Marriages in England and Wales up 3.7%

Stock photo of a couple celebrating a recent marriage The economic crisis may explain a fall in weddings at glamorous overseas locations

Related Stories

The number of people marrying in England and Wales has gone up by 3.7% but the rise may be due to a fall in overseas weddings.

The Office of National Statistics (ONS) said marriage numbers rose to 241,100 in 2010.

It is the largest increase since 2003, but the rate is very low historically.

Fiona Wood, of family law firm Pannone, pointed out there was an increase in weddings involving at least one spouse who had been married before.

Civil ceremonies accounted for 68% of weddings in 2010, compared to 64% in 2000.

The highest number of marriages was between men and women aged from 25 to 29, while the largest increase in those getting married was in men aged between 45 and 49 and women aged 30 to 34.

The statistics relate only to marriages in England and Wales and not weddings overseas.

The report said: "The increase in the numbers of marriages between 2009 and 2010 could be due to a reduction in the number of residents of England and Wales marrying abroad."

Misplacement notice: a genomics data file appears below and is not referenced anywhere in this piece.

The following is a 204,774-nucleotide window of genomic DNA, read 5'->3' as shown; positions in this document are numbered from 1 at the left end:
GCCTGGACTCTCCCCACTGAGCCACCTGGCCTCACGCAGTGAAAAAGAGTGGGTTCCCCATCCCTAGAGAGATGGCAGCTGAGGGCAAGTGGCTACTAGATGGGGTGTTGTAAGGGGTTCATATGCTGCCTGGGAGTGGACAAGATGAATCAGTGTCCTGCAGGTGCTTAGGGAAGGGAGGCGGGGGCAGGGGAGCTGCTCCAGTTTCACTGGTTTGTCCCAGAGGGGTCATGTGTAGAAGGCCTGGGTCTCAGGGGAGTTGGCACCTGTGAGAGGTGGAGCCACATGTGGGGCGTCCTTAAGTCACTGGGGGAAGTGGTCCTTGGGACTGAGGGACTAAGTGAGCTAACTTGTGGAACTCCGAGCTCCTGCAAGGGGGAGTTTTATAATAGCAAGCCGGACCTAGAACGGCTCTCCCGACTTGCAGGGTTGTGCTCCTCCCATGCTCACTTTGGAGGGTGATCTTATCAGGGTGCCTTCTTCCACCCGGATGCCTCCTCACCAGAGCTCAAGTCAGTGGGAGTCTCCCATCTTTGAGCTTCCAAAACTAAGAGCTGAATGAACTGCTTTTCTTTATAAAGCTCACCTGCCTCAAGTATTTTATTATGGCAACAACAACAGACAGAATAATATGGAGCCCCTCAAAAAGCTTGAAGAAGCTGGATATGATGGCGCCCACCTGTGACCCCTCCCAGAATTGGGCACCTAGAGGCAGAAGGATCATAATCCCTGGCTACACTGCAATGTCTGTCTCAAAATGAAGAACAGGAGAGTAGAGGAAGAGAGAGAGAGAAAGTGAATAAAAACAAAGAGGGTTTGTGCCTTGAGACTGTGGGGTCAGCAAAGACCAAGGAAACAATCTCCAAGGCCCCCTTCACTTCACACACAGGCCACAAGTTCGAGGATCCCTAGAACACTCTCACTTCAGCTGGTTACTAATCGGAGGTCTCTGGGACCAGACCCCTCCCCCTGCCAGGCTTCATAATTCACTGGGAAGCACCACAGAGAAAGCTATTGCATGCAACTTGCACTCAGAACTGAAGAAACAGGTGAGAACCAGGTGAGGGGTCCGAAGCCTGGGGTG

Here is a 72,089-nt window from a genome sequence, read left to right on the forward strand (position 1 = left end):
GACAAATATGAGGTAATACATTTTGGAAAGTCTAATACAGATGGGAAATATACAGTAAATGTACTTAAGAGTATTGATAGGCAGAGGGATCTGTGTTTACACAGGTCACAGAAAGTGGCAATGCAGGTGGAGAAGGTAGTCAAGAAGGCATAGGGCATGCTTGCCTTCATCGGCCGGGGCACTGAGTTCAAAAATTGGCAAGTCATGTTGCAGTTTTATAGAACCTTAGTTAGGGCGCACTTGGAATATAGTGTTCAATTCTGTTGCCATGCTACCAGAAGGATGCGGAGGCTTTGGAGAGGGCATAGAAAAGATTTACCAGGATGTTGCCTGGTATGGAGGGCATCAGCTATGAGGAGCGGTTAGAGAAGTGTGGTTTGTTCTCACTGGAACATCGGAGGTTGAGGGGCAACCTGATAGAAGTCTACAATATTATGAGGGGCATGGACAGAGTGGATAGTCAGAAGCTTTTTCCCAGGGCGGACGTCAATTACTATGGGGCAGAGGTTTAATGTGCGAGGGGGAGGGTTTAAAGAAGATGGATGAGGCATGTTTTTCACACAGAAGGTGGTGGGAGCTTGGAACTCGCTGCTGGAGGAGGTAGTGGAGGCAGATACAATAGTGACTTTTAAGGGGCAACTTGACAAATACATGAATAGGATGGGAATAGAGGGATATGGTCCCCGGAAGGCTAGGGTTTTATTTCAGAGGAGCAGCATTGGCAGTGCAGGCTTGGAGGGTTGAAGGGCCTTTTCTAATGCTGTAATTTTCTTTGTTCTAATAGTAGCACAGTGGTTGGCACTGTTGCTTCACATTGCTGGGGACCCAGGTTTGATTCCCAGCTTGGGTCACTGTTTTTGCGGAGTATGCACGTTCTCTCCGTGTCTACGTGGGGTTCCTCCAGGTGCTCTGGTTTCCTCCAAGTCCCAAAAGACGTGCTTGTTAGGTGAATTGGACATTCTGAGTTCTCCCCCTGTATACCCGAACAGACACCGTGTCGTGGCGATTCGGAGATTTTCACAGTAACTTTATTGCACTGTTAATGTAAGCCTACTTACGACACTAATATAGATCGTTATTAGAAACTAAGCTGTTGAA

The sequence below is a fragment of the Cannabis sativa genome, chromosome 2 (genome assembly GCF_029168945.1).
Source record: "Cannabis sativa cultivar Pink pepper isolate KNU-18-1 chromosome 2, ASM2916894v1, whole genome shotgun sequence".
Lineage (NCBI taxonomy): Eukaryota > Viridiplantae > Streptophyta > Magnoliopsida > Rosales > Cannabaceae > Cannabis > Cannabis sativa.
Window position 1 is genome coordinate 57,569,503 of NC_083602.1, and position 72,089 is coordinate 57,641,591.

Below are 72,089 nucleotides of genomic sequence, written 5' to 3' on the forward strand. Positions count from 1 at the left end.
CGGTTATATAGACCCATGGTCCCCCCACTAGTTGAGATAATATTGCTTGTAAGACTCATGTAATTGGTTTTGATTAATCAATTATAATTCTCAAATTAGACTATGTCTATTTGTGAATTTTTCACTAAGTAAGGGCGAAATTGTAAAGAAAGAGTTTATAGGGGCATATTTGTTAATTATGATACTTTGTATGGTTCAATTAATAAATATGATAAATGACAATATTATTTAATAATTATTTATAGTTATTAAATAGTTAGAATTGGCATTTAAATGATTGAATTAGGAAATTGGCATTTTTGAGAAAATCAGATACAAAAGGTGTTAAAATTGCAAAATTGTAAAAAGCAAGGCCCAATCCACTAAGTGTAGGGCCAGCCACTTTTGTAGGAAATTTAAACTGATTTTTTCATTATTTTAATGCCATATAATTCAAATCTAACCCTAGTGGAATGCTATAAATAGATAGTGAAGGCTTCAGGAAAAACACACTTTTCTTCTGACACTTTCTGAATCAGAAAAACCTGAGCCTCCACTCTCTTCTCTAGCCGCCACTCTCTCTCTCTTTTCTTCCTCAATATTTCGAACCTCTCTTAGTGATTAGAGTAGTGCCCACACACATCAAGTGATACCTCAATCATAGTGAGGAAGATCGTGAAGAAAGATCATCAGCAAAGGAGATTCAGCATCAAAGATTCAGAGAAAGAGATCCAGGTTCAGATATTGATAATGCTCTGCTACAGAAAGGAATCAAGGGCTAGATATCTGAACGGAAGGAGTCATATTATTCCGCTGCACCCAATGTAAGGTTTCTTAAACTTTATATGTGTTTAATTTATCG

Economic gloom

A fall in weddings in glamorous locations like Las Vegas and the Caribbean could be explained by the economic crisis.

The ONS said: "Population estimates by marital status indicate that there has been an 8% decrease in the estimated number of marriages abroad, from an estimated 80,200 marriages in the year to mid-2009 to 74,000 in mid-2010.

"Marriages which would otherwise occur abroad may have taken place in England and Wales instead."

The number of same-sex civil partnerships rose by two per cent, from 5,687 to 5,804.

Ms Wood said of the figures involving divorcees: "I believe that could be connected to the increase in the number of men aged in their late 40s who choose to marry.

"They might have been through a difficult divorce but, on the basis of the cases we've seen, time is a great healer.

"The majority of people do not seem to be put off the idea of marriage. Individuals like Gary Lineker or Sir Paul McCartney are examples of just this sort of pattern."

More on This Story

Related Stories

More UK stories



  • Firth of Forth bridgeWhat came Firth?

    How the Forth was crossed before the famous bridge

  • Petrol pumpPumping up

    Why are petrol prices rising again?

  • Image of George from Tube CrushTube crush

    How London's male commuters set Chinese hearts racing

  • Elderly manSuicide decline

    The number of old people killing themselves has fallen. Why?

  • TricycleTreasure trove

    The lost property shop stuffed with diamonds, bikes... and a leg

Try our new site and tell us what you think. Learn more
Take me there

Copyright © 2015 BBC. The BBC is not responsible for the content of external sites. Read more.

This page is best viewed in an up-to-date web browser with style sheets (CSS) enabled. While you will be able to view the content of this page in your current browser, you will not be able to get the full visual experience. Please consider upgrading your browser software or enabling style sheets (CSS) if you are able to do so.